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When I start­ed rid­ing seri­ous­ly in 2005, I was already in my 50s. I read sto­ries of old rid­ers and old hors­es still going strong. I knew I was get­ting a late start, but I fig­ured I still had time.

I end­ed up with a horse who, as hors­es do, ages faster than I do. We’re both well over the hill, but nei­ther of us is of an age that would be at all notable on the back page sto­ry of Horse Illus­trat­ed. So far, there has still been time, and I hope for more.

And the hills beckon.

Get­ting a late start learn­ing every­thing about horses

I’m Cur­tis Clark. I’m a retired col­lege biol­o­gy pro­fes­sor. My old horse is Bud­dy, a bay overo of uncer­tain ancestry.

I’ve had a lot of teachers—people that I’ve paid to be in the are­na with me, oth­er peo­ple who work with hors­es, authors of books, and, with a tip of the hel­met to Alois Pod­ha­jsky, hors­es. Some have taught me well, some have led me astray, and some have been gold­en. I have opin­ions, many strong, but all sub­ject to change as I learn more.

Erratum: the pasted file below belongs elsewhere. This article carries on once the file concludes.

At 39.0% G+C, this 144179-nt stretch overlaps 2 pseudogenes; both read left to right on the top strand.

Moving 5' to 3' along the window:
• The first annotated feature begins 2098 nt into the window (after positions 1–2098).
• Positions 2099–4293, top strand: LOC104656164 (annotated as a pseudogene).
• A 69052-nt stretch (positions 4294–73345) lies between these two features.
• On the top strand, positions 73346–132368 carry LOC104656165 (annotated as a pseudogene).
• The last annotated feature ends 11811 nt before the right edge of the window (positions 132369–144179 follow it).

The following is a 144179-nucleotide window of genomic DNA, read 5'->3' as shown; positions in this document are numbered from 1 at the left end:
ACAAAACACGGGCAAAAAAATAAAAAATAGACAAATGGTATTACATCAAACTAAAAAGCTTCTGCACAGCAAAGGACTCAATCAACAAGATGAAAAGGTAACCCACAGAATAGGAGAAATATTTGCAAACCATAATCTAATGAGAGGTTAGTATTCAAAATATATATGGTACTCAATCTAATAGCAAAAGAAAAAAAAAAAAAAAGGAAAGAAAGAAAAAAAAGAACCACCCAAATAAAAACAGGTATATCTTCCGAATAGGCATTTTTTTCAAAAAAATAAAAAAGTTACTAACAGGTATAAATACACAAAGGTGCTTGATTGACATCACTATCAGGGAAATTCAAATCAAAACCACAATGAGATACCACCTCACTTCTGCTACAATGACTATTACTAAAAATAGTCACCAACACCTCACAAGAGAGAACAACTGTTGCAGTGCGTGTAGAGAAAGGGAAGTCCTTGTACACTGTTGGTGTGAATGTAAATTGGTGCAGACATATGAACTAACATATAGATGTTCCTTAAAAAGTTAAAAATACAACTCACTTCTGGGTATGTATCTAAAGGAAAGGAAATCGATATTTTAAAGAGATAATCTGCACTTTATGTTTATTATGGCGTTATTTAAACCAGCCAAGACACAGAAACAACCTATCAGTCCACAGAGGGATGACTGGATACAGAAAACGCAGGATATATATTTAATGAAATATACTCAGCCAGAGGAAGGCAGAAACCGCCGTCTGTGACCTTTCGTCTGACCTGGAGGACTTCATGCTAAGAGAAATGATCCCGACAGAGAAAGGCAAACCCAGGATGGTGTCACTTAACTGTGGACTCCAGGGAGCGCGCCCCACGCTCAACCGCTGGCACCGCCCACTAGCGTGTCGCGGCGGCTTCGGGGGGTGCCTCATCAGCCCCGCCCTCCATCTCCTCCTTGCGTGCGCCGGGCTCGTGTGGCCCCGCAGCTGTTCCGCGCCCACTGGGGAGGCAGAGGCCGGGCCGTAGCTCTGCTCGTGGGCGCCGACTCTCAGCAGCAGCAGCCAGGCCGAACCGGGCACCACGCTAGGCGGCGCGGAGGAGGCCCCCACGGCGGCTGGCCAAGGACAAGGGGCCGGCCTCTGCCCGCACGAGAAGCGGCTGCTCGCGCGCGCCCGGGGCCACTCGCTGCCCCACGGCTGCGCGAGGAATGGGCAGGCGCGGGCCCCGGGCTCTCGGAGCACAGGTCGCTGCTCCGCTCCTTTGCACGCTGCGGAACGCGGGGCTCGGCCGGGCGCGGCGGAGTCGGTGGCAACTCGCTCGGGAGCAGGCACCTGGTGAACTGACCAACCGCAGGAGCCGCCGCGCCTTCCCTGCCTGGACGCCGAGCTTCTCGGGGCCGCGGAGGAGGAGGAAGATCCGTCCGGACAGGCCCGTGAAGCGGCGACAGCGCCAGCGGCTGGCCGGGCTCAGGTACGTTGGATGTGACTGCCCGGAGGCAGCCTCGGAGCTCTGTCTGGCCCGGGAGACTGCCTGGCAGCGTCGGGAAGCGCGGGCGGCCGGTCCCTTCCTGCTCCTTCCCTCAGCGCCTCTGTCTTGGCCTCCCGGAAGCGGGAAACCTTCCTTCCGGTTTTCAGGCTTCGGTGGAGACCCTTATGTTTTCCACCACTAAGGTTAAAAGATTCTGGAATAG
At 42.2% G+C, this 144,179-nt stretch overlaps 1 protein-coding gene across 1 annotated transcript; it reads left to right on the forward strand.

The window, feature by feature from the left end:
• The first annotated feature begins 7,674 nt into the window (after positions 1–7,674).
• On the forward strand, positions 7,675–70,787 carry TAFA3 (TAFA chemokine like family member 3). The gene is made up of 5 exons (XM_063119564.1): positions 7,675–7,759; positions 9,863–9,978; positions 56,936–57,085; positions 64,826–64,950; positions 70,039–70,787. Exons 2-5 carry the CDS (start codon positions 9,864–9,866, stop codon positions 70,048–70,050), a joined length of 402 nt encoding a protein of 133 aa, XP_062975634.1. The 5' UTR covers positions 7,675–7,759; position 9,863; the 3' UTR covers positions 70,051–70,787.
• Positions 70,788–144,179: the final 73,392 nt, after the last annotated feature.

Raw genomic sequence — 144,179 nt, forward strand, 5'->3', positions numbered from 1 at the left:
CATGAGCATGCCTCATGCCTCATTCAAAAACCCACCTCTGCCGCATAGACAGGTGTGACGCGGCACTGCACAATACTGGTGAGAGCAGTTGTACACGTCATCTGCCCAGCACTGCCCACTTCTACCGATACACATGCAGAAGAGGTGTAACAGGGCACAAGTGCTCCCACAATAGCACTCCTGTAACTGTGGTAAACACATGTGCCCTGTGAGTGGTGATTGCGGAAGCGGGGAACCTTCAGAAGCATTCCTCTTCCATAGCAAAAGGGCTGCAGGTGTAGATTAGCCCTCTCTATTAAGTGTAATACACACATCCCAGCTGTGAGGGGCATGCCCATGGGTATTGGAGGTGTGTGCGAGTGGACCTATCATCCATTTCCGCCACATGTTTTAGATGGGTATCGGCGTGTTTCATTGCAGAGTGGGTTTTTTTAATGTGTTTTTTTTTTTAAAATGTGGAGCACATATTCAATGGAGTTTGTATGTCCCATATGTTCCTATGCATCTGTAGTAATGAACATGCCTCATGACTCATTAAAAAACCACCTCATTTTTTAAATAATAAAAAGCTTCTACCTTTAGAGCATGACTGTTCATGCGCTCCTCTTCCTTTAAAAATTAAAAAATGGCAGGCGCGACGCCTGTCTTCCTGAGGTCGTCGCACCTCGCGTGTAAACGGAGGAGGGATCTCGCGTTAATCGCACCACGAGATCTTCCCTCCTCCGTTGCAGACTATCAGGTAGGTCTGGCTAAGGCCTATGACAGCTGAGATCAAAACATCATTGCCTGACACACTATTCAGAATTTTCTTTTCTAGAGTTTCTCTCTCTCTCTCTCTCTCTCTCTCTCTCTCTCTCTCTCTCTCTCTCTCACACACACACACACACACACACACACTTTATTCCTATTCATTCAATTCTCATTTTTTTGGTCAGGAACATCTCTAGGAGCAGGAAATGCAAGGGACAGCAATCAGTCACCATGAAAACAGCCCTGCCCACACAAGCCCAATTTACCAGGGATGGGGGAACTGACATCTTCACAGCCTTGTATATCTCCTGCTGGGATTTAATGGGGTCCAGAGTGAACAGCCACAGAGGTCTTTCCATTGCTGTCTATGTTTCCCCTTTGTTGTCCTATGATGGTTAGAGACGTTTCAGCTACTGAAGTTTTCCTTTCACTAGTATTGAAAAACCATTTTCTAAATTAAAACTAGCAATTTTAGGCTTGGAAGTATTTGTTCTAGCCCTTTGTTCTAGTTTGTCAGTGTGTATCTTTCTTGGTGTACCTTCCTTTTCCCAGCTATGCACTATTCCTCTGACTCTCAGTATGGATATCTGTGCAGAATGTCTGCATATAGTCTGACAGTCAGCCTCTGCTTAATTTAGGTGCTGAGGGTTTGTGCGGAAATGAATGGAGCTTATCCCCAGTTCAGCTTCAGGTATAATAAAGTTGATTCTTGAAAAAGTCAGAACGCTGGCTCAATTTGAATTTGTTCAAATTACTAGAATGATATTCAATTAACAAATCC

I have found the dif­fer­ent per­spec­tives of dif­fer­ent authors (and dif­fer­ent hors­es) to be very valu­able in my edu­ca­tion. My hope with these arti­cles is to offer a dif­fer­ent per­spec­tive to the reader.


Cur­rent­ly, I mod­er­ate all com­ments. My intent is to approve all con­struc­tive com­ments, even if they disagree.

Unless not­ed oth­er­wise, all con­tent is copy­right by me, but you are licensed to reuse it, as long as you attribute it (Cur­tis Clark,, do not use it for com­mer­cial pur­pos­es (don’t make any mon­ey from it), and don’t change it. You can read the details over at Cre­ative Com­mons.